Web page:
My parents died many years ago, but I remember going to see them in America when I was fifty-five years old. To them of course I wasn’t Ajahn Sumedho or anything like that, but just their little boy. Pretty soon the old ways of relating to each other started up again, and I found it really strange; it really affected me. Try to notice those kinds of relationships, the assumptions that go with father-son, mother-son, mother-daughter and so forth, just the assumptions and habit-tendencies that we have personally and emotionally. You could say that your parents shouldn’t treat you the way they do, that they should accept you as an equal adult. But that would be a should of life; it would be an ideal. The way it actually is, is ‘like this’. By allowing experiences to be consciously accepted, you realize that even if your parents can’t change, at least you can; you can change your attitude and not get caught up in adolescent resentments that arise ― when you are fifty-five years old! Continue reading
A very common illusion in the materialist world is that we should try to get rid of disease. I remember about twenty-five years ago (From a talk given in Australia in March 1987) in the States, before I ordained, people thought that modern science was going to get rid of all disease within the next twenty-five years. Now, twenty-five years later, we’ve got new diseases! And cancer seems to be a kind of disease that isn’t going to go that quickly.
Maybe disease isn’t something to get rid of; maybe it’s something to understand, to contemplate, to come to terms with. Being born itself implies that we are going to be subject to different forces beyond our control. We can, of course, learn how to live more carefully, respecting life, not misusing our bodies, nor exploiting them. People exploit their own bodies, using them for all kinds of harmful things, dangerous things. So the body starts breaking down, getting weak, and so forth. This is the result of not understanding the limits, and a lack of respect for the body. Continue reading
‘The awareness of the self is not the self.’
‘Pure consciousness isn’t a self; it’s not a person.’
‘The condition of a self arises and ceases according to time and place.’
Film around 90 minutes. (Sometimes it takes a while to link to this film)
At ease and relaxed but attentive, awake and aware with the attitude of the knower, the observer, just witness the feelings, emotions, thoughts, memories and sensations that come and go; just observe the breathing, the experience of the body sitting, and maybe the ‘sound of silence’ (the background to the sounds of the traffic). This attitude of being here and now in the present is what we call ‘cultivation’ (bhavana), which is reminding oneself that there is only the present. The body is present now ― it is ‘like this’; the breathing is now ― it is ‘like this’; the ‘sound of silence’ is ‘like this’. Be aware of your mental state, your mood ― right now. Is it happy, sad, confused, peaceful, anxious or worried? The quality of your mental state is not the issue here because you are not being the judge or owner of what is present but only the witness. Many experiences don’t really have a clear-cut quality to them, do they? You might feel confused, uncertain, anxious, a lack of clarity and a general feeling of unease, sadness or loneliness, but reflecting that ‘it is like this’ or ‘this is the way it is’ is using the thinking process not to define or judge but to point to ― ‘My mood at this moment is like this.’ By just thinking these words, you become aware of your mental state, while at the same time being aware of the body and the breath. So this is discerning rather than discriminating. It isn’t a judgemental process but an observing, a witnessing without judging anything as right, wrong, good or bad. Continue reading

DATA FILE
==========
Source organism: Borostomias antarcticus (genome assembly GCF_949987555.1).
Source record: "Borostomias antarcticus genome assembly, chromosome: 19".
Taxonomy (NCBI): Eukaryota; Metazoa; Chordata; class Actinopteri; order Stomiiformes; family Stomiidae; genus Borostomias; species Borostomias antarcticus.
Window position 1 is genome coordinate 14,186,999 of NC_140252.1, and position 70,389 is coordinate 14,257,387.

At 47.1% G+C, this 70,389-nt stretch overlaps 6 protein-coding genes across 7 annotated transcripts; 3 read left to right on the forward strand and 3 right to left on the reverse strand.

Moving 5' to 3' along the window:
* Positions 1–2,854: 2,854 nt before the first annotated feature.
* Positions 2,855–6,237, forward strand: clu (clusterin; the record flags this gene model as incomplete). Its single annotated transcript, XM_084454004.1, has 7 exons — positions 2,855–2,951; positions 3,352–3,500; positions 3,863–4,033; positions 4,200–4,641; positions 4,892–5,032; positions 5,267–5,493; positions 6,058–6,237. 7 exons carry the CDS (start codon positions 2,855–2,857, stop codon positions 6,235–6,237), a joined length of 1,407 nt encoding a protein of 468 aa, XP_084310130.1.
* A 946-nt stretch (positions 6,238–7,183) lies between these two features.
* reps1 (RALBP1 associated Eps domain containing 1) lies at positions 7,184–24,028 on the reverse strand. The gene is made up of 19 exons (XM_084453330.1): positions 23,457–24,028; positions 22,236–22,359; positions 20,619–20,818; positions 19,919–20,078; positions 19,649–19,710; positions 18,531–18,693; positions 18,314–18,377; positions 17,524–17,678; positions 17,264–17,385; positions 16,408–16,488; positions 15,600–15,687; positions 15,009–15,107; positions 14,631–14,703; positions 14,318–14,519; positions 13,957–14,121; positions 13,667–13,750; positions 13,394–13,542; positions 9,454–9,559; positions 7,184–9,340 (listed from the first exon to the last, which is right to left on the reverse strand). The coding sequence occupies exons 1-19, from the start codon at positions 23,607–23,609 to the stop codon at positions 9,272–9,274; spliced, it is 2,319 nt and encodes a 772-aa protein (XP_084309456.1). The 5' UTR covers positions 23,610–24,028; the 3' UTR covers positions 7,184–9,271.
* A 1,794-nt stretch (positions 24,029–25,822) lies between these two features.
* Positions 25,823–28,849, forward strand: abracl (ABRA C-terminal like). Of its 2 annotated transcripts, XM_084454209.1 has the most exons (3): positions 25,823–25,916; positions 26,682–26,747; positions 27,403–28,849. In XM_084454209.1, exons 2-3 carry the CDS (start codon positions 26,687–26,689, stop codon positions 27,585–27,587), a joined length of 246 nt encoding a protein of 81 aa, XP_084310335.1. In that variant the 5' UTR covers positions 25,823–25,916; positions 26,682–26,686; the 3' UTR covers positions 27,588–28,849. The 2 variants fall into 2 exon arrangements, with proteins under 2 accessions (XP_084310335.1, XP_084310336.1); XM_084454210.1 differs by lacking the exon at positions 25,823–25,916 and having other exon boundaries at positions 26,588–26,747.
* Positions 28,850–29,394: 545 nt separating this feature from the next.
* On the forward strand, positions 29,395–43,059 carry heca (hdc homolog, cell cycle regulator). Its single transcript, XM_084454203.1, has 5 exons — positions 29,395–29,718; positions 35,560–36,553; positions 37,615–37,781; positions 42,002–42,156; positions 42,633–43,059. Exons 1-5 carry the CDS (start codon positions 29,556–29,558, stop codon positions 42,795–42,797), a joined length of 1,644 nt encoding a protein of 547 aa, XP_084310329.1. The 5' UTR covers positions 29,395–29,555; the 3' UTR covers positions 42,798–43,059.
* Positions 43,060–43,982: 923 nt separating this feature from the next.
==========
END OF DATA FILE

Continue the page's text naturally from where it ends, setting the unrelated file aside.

Filed under: Ajahn Sumedho, Buddhism, Buddhist meditation, Foundations, Foundations of Buddhism, Theravada | Tagged: Art Metropolitan Museum of Art, Avalokiteshvara Bodhisattva, bhavana | Leave a comment »
Question: An academic friend of mine has done some research and come up with the theory that the historical Buddha didn’t really live, that the Buddhist teachings were of a later period. Is the personality of the Buddha important for Buddhist practice?
Ajahn Sumedho: It’s a convention. It doesn’t matter whether there was ever a Buddha or not, it still works. If you want to say there was nobody like Siddhattha Gotama who became the Buddha, and this was all made up by Joe Bloggs, or somebody, it still wouldn’t make any difference in terms of practice. People, now, want to prove that Jesus Christ never existed. There’s a great deal of interest in history, in trying to prove that this didn’t actually happen, or this person didn’t really exist, but that is being very simplistic and shows a blind faith in history as being reality.
What works? What really works? This you have to find out for yourself. I find the Buddhist convention a very skilful one for me. Buddha was really not leaving anything to be grasped, and so one often feels frustrated by the practice. There’s something in us that wants to grasp something and hold on, but every time we do, it’s pulled out. So you may become an Advaita-Vedantist for a while because you would really like a metaphysical doctrine, or you would like to have, say, Buddha-nature. ‘That’s it!’ You know, get a nice name for it, something you can name and have faith in. But in the long run, even that is relinquished, even the hope and the need for grasping anything, any concept. The Simile of the Raft is a very good simile of what the Buddha was teaching. He was just giving us a convenient vehicle, a practical vehicle to use, not something to hold or grasp, but to use. Continue reading